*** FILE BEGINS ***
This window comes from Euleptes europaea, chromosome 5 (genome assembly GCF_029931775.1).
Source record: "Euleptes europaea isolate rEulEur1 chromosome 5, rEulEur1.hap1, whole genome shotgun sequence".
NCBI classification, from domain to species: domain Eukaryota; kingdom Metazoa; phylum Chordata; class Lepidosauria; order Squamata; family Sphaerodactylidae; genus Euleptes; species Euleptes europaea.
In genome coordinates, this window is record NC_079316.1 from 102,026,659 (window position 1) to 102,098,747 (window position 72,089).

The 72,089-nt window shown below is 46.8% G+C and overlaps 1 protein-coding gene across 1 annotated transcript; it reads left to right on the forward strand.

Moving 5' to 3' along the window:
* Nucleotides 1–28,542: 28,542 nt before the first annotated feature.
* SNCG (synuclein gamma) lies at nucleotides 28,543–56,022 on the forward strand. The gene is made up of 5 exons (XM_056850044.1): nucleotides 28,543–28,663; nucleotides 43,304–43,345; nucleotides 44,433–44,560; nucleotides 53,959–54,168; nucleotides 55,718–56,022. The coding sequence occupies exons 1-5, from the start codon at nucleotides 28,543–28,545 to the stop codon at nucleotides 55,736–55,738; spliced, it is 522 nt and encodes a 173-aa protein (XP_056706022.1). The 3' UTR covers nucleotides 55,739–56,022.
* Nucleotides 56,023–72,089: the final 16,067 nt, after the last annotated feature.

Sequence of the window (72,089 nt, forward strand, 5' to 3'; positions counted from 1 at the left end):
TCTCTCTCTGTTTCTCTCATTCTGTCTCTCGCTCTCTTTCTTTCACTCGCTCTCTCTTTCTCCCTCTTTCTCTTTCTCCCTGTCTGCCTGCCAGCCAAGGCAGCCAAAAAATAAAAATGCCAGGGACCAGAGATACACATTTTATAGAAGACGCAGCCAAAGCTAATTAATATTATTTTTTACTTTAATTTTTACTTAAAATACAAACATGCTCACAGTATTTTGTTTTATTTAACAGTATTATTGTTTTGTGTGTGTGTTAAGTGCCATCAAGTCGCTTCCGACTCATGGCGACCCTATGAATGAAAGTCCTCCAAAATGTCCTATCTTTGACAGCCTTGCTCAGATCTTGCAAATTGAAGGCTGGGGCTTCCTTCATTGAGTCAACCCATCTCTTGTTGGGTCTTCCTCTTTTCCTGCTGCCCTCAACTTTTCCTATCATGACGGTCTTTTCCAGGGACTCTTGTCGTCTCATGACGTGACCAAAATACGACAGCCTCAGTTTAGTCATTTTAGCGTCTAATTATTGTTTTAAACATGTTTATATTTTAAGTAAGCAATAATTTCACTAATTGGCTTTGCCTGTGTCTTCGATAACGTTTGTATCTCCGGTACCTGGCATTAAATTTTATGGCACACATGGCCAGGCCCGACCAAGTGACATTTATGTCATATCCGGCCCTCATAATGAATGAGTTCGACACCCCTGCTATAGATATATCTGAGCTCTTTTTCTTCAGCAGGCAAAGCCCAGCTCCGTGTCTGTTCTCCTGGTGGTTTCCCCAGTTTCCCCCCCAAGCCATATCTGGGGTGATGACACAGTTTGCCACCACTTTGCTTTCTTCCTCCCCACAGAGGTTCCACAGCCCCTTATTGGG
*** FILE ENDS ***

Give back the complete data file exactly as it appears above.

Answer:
This window comes from Euleptes europaea, chromosome 5 (genome assembly GCF_029931775.1).
Source record: "Euleptes europaea isolate rEulEur1 chromosome 5, rEulEur1.hap1, whole genome shotgun sequence".
NCBI classification, from domain to species: domain Eukaryota; kingdom Metazoa; phylum Chordata; class Lepidosauria; order Squamata; family Sphaerodactylidae; genus Euleptes; species Euleptes europaea.
In genome coordinates, this window is record NC_079316.1 from 102,026,659 (window position 1) to 102,098,747 (window position 72,089).

The 72,089-nt window shown below is 46.8% G+C and overlaps 1 protein-coding gene across 1 annotated transcript; it reads left to right on the forward strand.

Moving 5' to 3' along the window:
* Nucleotides 1–28,542: 28,542 nt before the first annotated feature.
* SNCG (synuclein gamma) lies at nucleotides 28,543–56,022 on the forward strand. The gene is made up of 5 exons (XM_056850044.1): nucleotides 28,543–28,663; nucleotides 43,304–43,345; nucleotides 44,433–44,560; nucleotides 53,959–54,168; nucleotides 55,718–56,022. The coding sequence occupies exons 1-5, from the start codon at nucleotides 28,543–28,545 to the stop codon at nucleotides 55,736–55,738; spliced, it is 522 nt and encodes a 173-aa protein (XP_056706022.1). The 3' UTR covers nucleotides 55,739–56,022.
* Nucleotides 56,023–72,089: the final 16,067 nt, after the last annotated feature.

Sequence of the window (72,089 nt, forward strand, 5' to 3'; positions counted from 1 at the left end):
TCTCTCTCTGTTTCTCTCATTCTGTCTCTCGCTCTCTTTCTTTCACTCGCTCTCTCTTTCTCCCTCTTTCTCTTTCTCCCTGTCTGCCTGCCAGCCAAGGCAGCCAAAAAATAAAAATGCCAGGGACCAGAGATACACATTTTATAGAAGACGCAGCCAAAGCTAATTAATATTATTTTTTACTTTAATTTTTACTTAAAATACAAACATGCTCACAGTATTTTGTTTTATTTAACAGTATTATTGTTTTGTGTGTGTGTTAAGTGCCATCAAGTCGCTTCCGACTCATGGCGACCCTATGAATGAAAGTCCTCCAAAATGTCCTATCTTTGACAGCCTTGCTCAGATCTTGCAAATTGAAGGCTGGGGCTTCCTTCATTGAGTCAACCCATCTCTTGTTGGGTCTTCCTCTTTTCCTGCTGCCCTCAACTTTTCCTATCATGACGGTCTTTTCCAGGGACTCTTGTCGTCTCATGACGTGACCAAAATACGACAGCCTCAGTTTAGTCATTTTAGCGTCTAATTATTGTTTTAAACATGTTTATATTTTAAGTAAGCAATAATTTCACTAATTGGCTTTGCCTGTGTCTTCGATAACGTTTGTATCTCCGGTACCTGGCATTAAATTTTATGGCACACATGGCCAGGCCCGACCAAGTGACATTTATGTCATATCCGGCCCTCATAATGAATGAGTTCGACACCCCTGCTATAGATATATCTGAGCTCTTTTTCTTCAGCAGGCAAAGCCCAGCTCCGTGTCTGTTCTCCTGGTGGTTTCCCCAGTTTCCCCCCCAAGCCATATCTGGGGTGATGACACAGTTTGCCACCACTTTGCTTTCTTCCTCCCCACAGAGGTTCCACAGCCCCTTATTGGG